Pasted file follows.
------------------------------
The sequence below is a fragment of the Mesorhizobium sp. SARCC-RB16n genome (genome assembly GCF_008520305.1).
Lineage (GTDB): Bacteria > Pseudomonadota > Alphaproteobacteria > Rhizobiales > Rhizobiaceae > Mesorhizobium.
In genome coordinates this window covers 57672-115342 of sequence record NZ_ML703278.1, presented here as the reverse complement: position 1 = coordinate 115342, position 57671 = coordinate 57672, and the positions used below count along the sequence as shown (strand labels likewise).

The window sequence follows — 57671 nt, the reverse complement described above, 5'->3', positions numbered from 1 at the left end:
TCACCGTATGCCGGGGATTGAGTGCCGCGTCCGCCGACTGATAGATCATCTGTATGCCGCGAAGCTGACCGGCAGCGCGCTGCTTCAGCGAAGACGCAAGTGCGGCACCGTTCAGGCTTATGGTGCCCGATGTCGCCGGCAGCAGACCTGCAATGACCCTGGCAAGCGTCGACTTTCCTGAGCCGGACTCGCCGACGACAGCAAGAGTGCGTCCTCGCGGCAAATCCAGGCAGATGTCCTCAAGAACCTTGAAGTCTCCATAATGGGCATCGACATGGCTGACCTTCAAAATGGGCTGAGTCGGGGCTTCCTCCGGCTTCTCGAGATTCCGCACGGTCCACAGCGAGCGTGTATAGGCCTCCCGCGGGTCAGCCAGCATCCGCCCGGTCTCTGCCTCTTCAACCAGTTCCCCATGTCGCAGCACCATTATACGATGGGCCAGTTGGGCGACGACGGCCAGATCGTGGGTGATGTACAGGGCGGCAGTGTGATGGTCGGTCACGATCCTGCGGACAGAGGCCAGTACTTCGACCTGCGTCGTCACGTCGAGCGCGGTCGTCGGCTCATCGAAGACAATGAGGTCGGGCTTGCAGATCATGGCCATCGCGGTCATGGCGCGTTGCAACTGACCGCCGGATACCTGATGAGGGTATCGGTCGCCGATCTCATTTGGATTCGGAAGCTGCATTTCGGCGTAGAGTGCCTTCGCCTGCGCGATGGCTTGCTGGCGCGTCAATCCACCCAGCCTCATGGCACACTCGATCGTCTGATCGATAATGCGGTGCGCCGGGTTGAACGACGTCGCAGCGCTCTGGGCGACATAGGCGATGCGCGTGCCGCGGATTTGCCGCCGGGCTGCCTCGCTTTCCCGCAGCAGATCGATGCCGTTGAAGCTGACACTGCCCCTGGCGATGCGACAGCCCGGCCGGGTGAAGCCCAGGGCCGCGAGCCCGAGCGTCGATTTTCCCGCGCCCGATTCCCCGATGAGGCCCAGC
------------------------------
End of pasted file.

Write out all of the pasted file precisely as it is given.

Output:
The sequence below is a fragment of the Mesorhizobium sp. SARCC-RB16n genome (genome assembly GCF_008520305.1).
Lineage (GTDB): Bacteria > Pseudomonadota > Alphaproteobacteria > Rhizobiales > Rhizobiaceae > Mesorhizobium.
In genome coordinates this window covers 57672-115342 of sequence record NZ_ML703278.1, presented here as the reverse complement: position 1 = coordinate 115342, position 57671 = coordinate 57672, and the positions used below count along the sequence as shown (strand labels likewise).

The window sequence follows — 57671 nt, the reverse complement described above, 5'->3', positions numbered from 1 at the left end:
TCACCGTATGCCGGGGATTGAGTGCCGCGTCCGCCGACTGATAGATCATCTGTATGCCGCGAAGCTGACCGGCAGCGCGCTGCTTCAGCGAAGACGCAAGTGCGGCACCGTTCAGGCTTATGGTGCCCGATGTCGCCGGCAGCAGACCTGCAATGACCCTGGCAAGCGTCGACTTTCCTGAGCCGGACTCGCCGACGACAGCAAGAGTGCGTCCTCGCGGCAAATCCAGGCAGATGTCCTCAAGAACCTTGAAGTCTCCATAATGGGCATCGACATGGCTGACCTTCAAAATGGGCTGAGTCGGGGCTTCCTCCGGCTTCTCGAGATTCCGCACGGTCCACAGCGAGCGTGTATAGGCCTCCCGCGGGTCAGCCAGCATCCGCCCGGTCTCTGCCTCTTCAACCAGTTCCCCATGTCGCAGCACCATTATACGATGGGCCAGTTGGGCGACGACGGCCAGATCGTGGGTGATGTACAGGGCGGCAGTGTGATGGTCGGTCACGATCCTGCGGACAGAGGCCAGTACTTCGACCTGCGTCGTCACGTCGAGCGCGGTCGTCGGCTCATCGAAGACAATGAGGTCGGGCTTGCAGATCATGGCCATCGCGGTCATGGCGCGTTGCAACTGACCGCCGGATACCTGATGAGGGTATCGGTCGCCGATCTCATTTGGATTCGGAAGCTGCATTTCGGCGTAGAGTGCCTTCGCCTGCGCGATGGCTTGCTGGCGCGTCAATCCACCCAGCCTCATGGCACACTCGATCGTCTGATCGATAATGCGGTGCGCCGGGTTGAACGACGTCGCAGCGCTCTGGGCGACATAGGCGATGCGCGTGCCGCGGATTTGCCGCCGGGCTGCCTCGCTTTCCCGCAGCAGATCGATGCCGTTGAAGCTGACACTGCCCCTGGCGATGCGACAGCCCGGCCGGGTGAAGCCCAGGGCCGCGAGCCCGAGCGTCGATTTTCCCGCGCCCGATTCCCCGATGAGGCCCAGC